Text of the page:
Habitat and distribution[edit]

The Northern Sumatran rhinoceros lived in tropical rainforests, swamps, cloud forests, jungles and grasslands. It also inhabited hilly areas, near rivers, steep upper valleys and mountains.

The Northern Sumatran rhinoceros was the most widespread of the Sumatran rhinoceroses. It ranged as far as from the Indochinese peninsula, eastern India, the eastern Himalayas of Bhutan, and Bangladesh to Inner Mongolia in northern China. The northern hairy rhinoceros was declared extinct in India, Bangladesh, China and other countries in the 1920s, and yet again in 1997 in northeast India,[5] though it is claimed that they persist at the Tamanthi Wildlife Sanctuary of Myanmar. Although the species was declared extinct in Myanmar in the 1980s, sightings of Sumatran rhinoceroses were recently reported on multiple occasions. Unconfirmed reports suggest a small population of Northern Sumatran rhinoceros may still survive in Myanmar, but the political situation in the country has prevented verification.[1][2] It is also possible northern hairy rhinoceros still live in Taman Negara National Park from Peninsular Malaysia, though the survival of the Peninsular Malaysia population is highly doubtful.[3]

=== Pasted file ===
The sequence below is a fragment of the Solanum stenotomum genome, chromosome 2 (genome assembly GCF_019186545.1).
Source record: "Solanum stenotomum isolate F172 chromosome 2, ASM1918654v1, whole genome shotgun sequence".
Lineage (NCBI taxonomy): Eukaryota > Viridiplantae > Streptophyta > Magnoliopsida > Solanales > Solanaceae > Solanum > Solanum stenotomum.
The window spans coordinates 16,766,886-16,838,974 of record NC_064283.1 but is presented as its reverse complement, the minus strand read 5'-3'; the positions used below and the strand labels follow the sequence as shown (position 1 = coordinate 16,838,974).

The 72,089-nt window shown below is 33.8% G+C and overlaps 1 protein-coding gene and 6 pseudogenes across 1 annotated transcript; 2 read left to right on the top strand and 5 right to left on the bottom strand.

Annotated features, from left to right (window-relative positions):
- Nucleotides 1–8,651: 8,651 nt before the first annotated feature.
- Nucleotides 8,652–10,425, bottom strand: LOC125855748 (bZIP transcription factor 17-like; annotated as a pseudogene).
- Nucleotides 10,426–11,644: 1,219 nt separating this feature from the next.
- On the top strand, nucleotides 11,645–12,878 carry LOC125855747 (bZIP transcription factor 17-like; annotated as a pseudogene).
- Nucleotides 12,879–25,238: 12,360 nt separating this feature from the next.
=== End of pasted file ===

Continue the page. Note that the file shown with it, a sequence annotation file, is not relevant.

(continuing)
In captivity[edit]

A female Northern Sumatran rhinoceros "Begum" in London Zoo from 15 February 1872 to 31 August 1900.

Northern Sumatran rhinoceroses, like the other two subspecies, do not live outside of their ecosystem and do not breed well in captivity. There has not been a specimen born in a zoo since a single successful birth in the Alipore Zoological Gardens of India in 1889. The London Zoo acquired a male and female in 1872 that had been captured in Chittagong in 1868. The female named "Begum" survived until 1900, the record lifetime for a captive rhino.[6] Begum was one of at least seven specimens of the extinct subspecies D. s. lasiotis that were held in zoos and circuses.

Cultural depictions[edit]

A wine vessel in the form of a bronze two-horned rhinoceros with silver inlay, from the Western Han (202 BC – 9 AD) period of China, sporting a saddle on its back.